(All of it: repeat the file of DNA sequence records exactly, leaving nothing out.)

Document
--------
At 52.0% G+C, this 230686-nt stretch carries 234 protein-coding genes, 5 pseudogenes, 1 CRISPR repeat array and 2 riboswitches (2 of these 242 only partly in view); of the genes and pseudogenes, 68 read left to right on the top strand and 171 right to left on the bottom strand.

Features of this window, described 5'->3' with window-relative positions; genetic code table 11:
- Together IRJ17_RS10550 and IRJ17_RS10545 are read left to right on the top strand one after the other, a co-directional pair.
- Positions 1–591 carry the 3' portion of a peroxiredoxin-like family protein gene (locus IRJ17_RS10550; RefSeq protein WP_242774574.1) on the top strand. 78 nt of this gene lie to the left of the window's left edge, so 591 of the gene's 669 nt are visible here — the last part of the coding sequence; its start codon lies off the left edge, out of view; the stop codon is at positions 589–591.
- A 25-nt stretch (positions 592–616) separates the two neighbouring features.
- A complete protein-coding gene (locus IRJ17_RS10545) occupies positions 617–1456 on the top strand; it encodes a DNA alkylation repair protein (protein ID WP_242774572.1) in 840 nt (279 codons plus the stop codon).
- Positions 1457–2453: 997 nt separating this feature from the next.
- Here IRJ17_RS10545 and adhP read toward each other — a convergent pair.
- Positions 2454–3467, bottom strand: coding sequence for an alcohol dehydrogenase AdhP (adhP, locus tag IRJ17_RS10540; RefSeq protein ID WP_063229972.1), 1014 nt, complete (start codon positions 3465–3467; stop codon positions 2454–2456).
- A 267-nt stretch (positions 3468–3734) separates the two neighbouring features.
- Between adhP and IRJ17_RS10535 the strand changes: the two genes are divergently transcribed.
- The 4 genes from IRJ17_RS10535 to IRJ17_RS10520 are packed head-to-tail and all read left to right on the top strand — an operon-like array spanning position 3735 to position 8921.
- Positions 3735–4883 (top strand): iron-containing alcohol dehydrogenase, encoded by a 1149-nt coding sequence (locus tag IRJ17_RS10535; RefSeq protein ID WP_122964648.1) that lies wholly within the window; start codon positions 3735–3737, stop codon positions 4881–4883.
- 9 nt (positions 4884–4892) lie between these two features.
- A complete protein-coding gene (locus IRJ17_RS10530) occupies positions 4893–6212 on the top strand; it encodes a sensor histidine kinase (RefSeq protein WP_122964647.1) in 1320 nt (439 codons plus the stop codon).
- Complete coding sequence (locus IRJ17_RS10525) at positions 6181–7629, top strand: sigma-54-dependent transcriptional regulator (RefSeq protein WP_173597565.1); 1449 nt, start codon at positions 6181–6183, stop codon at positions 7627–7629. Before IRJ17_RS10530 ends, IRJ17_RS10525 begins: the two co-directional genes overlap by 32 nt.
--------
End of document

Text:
At 52.0% G+C, this 230686-nt stretch carries 234 protein-coding genes, 5 pseudogenes, 1 CRISPR repeat array and 2 riboswitches (2 of these 242 only partly in view); of the genes and pseudogenes, 68 read left to right on the top strand and 171 right to left on the bottom strand.

Features of this window, described 5'->3' with window-relative positions; genetic code table 11:
- Together IRJ17_RS10550 and IRJ17_RS10545 are read left to right on the top strand one after the other, a co-directional pair.
- Positions 1–591 carry the 3' portion of a peroxiredoxin-like family protein gene (locus IRJ17_RS10550; RefSeq protein WP_242774574.1) on the top strand. 78 nt of this gene lie to the left of the window's left edge, so 591 of the gene's 669 nt are visible here — the last part of the coding sequence; its start codon lies off the left edge, out of view; the stop codon is at positions 589–591.
- A 25-nt stretch (positions 592–616) separates the two neighbouring features.
- A complete protein-coding gene (locus IRJ17_RS10545) occupies positions 617–1456 on the top strand; it encodes a DNA alkylation repair protein (protein ID WP_242774572.1) in 840 nt (279 codons plus the stop codon).
- Positions 1457–2453: 997 nt separating this feature from the next.
- Here IRJ17_RS10545 and adhP read toward each other — a convergent pair.
- Positions 2454–3467, bottom strand: coding sequence for an alcohol dehydrogenase AdhP (adhP, locus tag IRJ17_RS10540; RefSeq protein ID WP_063229972.1), 1014 nt, complete (start codon positions 3465–3467; stop codon positions 2454–2456).
- A 267-nt stretch (positions 3468–3734) separates the two neighbouring features.
- Between adhP and IRJ17_RS10535 the strand changes: the two genes are divergently transcribed.
- The 4 genes from IRJ17_RS10535 to IRJ17_RS10520 are packed head-to-tail and all read left to right on the top strand — an operon-like array spanning position 3735 to position 8921.
- Positions 3735–4883 (top strand): iron-containing alcohol dehydrogenase, encoded by a 1149-nt coding sequence (locus tag IRJ17_RS10535; RefSeq protein ID WP_122964648.1) that lies wholly within the window; start codon positions 3735–3737, stop codon positions 4881–4883.
- 9 nt (positions 4884–4892) lie between these two features.
- A complete protein-coding gene (locus IRJ17_RS10530) occupies positions 4893–6212 on the top strand; it encodes a sensor histidine kinase (RefSeq protein WP_122964647.1) in 1320 nt (439 codons plus the stop codon).
- Complete coding sequence (locus IRJ17_RS10525) at positions 6181–7629, top strand: sigma-54-dependent transcriptional regulator (RefSeq protein WP_173597565.1); 1449 nt, start codon at positions 6181–6183, stop codon at positions 7627–7629. Before IRJ17_RS10530 ends, IRJ17_RS10525 begins: the two co-directional genes overlap by 32 nt.